Periodontal (Gum) disease is not only the leading cause of tooth loss, but also has been show to raise the risk factor for several potential health issues including stroke and heart disease. While gum disease typically begins with gingivitis, half of Americans aged 30 and above (64 million) have a more advanced form of gum disease known as periodontitis.
Sometimes the early stages of gum disease can be invisible and painless. However, here is a brief list of some common and noticeable symptoms:
Inflammation from bacteria may cause gums to be red, swell, and bleed. If you have any of these symptoms, we highly recommend you seek treatment as soon as possible. A general dentist can usually intervene when the disease is in the gingivitis stage.
Left untreated, gingivitis can progress to the next stage. Periodontitis occurs when gums begin to separate from the teeth leading to infected pockets. Toxins from the bacteria combined with the body’s response to the infection can erode supporting bone and tissue, eventually causing tooth loss. Treatment from a Periodontist is required at this stage.
While the symptoms listed above do not guarantee that you are on your way to Periodontal disease, we highly recommend that you bring any gum issues to our attention. Catching it early is key to stopping it before it has a wider impact. Our highly experienced team of dental professionals will be able to quickly assess your situation and recommend treatment solutions.
Osseous surgery, sometimes referred to as pocket reduction surgery or gingivectomy, refers to a number of different surgeries aimed at gaining access to the tooth roots to remove tartar and disease-causing bacteria. This approach can reduce bacterial spread, prevent bone loss, enhance the smile, and facilitate more effective home hygiene care.
A ridge augmentation is often performed following a tooth extraction to help recreate the natural contour of the gums and jaw. Rebuilding the original height and width of the alveolar ridge (bone surrounding tooth roots) is not medically necessary, but may be required for dental implant placement, or for aesthetic purposes.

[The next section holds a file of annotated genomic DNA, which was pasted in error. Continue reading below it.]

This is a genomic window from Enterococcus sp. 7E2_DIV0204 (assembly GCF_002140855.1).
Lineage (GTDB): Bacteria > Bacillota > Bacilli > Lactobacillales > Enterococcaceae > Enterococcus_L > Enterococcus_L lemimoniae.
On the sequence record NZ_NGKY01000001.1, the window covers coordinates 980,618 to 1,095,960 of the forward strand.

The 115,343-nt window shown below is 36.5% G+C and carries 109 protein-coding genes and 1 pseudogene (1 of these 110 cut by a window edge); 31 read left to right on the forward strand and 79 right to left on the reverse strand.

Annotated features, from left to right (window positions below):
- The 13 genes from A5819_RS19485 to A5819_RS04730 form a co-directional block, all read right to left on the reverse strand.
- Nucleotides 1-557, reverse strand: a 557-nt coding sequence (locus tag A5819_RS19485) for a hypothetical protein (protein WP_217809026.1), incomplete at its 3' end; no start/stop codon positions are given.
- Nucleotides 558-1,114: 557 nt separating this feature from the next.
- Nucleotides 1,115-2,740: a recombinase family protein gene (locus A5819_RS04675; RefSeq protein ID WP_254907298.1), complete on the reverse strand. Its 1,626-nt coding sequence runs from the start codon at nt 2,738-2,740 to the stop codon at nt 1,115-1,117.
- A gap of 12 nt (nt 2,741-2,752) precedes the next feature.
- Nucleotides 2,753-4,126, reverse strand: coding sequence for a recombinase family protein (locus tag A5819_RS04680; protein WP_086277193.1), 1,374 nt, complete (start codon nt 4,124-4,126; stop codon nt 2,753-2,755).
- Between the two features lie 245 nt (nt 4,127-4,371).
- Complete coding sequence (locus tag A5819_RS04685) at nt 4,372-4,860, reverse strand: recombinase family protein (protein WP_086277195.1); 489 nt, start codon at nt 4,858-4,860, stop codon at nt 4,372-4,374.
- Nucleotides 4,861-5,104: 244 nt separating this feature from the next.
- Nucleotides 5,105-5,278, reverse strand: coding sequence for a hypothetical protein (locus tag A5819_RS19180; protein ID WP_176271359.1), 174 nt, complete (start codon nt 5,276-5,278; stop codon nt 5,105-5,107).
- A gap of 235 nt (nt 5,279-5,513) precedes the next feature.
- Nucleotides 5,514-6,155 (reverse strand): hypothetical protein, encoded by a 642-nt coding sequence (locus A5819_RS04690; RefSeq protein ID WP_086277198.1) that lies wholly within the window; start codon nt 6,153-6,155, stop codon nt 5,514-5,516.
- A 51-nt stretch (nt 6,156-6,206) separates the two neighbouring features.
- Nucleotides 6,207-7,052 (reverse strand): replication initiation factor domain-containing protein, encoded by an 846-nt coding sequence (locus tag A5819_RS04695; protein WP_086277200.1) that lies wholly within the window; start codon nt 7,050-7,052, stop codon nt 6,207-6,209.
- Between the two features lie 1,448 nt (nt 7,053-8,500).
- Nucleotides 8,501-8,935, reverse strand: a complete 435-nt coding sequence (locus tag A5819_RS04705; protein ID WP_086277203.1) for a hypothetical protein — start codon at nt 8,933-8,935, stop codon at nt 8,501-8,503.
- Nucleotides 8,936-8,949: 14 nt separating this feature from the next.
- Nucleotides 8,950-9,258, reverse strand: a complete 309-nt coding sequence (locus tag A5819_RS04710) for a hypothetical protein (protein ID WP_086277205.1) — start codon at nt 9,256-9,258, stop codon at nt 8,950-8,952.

As the most common non-surgical methods to treat gum disease before it becomes severe, scaling and root planning reach where flossing and brushing cannot. A special dental tool is used during the procedure to get down to the roots by removing the bacteria and tartar that have gathered below the gum line.
Guided regeneration can help you regain a healthy gum line and bone structure. Our specialists surgically position barrier membranes under your gums to promote healthy tissue growth and bone regeneration.
Sinus lift/augmentation raises the sinus floor to allow for new bone formation in the upper jaw. Bone is added between the jaw and maxillary sinuses to repair damage from periodontal disease often for the proper placement of implants.
An abnormally prominent frenum, the small tissue fold in your mouth that connects your lower gums to the bottom of your tongue or that connects your upper gums to your upper lip, may have a negative impact on teeth, gums, and the supporting bone structure. A frenectomy is a short surgery, typically about 15 minutes, to reduce the frenum for a healthier long-term oral environment.
Please contact our team today if you have questions about your gum health.